Butler played high school basketball at the famed Phillips Exeter Academy preparatory school in New Hampshire and continues playing whenever he gets a chance. The Arcade Fire frontman even holds an annual charity basketball tournament in Montreal. So it should come as no surprise that Butler took Friday's NBA All-Star Celebrity Game very seriously.
Butler played competitively and tough throughout the game, helping Team Canada come away with the 74-63 win. Because of his play, Butler was awarded the game's MVP award. However, Butler's MVP speech took an awkward turn when he started to talk about the political differences between Canada and USA. As soon as he turned his speech political, ESPN's Sage Steele cut him off.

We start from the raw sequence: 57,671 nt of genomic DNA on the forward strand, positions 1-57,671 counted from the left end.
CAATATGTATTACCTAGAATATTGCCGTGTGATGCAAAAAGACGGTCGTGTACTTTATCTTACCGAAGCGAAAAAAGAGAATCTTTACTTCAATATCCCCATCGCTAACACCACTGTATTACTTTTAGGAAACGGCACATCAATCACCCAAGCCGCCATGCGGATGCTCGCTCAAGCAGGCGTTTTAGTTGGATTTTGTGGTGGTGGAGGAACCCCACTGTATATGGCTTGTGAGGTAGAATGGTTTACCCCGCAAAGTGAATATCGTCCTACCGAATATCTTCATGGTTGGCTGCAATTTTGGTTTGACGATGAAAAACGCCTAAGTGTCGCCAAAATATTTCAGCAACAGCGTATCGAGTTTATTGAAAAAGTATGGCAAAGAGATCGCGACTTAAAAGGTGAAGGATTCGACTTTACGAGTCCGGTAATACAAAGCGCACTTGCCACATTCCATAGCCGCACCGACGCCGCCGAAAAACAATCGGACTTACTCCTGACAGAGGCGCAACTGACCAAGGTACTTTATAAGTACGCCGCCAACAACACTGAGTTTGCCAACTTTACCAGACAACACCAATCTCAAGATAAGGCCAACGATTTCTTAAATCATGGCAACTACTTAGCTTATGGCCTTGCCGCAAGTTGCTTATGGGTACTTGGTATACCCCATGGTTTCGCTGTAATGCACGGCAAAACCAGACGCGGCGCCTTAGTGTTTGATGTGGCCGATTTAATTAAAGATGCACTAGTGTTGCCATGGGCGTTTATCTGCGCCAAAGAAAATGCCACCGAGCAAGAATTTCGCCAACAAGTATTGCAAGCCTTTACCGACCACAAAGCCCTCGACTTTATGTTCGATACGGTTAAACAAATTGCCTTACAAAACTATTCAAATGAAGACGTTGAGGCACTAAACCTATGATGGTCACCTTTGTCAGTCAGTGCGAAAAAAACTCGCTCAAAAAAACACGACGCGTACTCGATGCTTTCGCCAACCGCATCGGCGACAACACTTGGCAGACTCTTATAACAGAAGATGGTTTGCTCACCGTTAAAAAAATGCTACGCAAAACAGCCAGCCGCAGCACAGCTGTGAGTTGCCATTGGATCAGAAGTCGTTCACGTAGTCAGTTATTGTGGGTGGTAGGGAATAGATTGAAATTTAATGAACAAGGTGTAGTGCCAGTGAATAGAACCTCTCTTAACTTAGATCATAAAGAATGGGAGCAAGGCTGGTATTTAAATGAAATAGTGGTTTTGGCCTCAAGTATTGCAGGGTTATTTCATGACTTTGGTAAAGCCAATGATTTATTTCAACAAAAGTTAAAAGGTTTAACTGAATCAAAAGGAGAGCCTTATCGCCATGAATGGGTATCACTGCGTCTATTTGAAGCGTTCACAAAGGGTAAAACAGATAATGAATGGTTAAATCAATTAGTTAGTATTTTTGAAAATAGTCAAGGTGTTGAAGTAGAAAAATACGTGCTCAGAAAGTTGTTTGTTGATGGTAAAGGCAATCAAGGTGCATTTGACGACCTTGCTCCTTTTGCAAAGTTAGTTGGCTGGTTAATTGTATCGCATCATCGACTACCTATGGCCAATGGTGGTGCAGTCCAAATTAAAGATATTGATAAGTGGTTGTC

this was the strangest moment in Celebrity All-Star Game history pic.twitter.com/TZnCoa0Alt— Kenny Ducey (@KennyDucey) February 13, 2016
Here is the full text of the exchange via The Guardian:
Win Butler: I’ve lived in the great city of Montreal for 15 years. I’ve represented Montreal. If you guys want to fast-track my Canadian citizenship, hopefully this will help make me a permanent resident. I just want to say that I’m retiring as a celebrity right now, so I will not be eligible for the celebrity game next year. I’m retiring as a celebrity. We brought this home for Canada. Respect to Drake. Respect to Team Canada.
Sage Steele: You know Kevin Hart has said he’s retired for 10 years and he keeps coming back so I feel like they’d welcome you back. Congratulations.
Win Butler: Thank you, I just want to say that it’s an election year in the US – [cue ESPN bumper music] – the US has a lot they can learn from Canada: healthcare, taking care of people, and I think ...
Sage Steele: So we’re talking about celebrities and not politics. Congratulations on your MVP!
Since Butler couldn't complete his speech, this probably means that the next Arcade Fire album will have a political angle to it.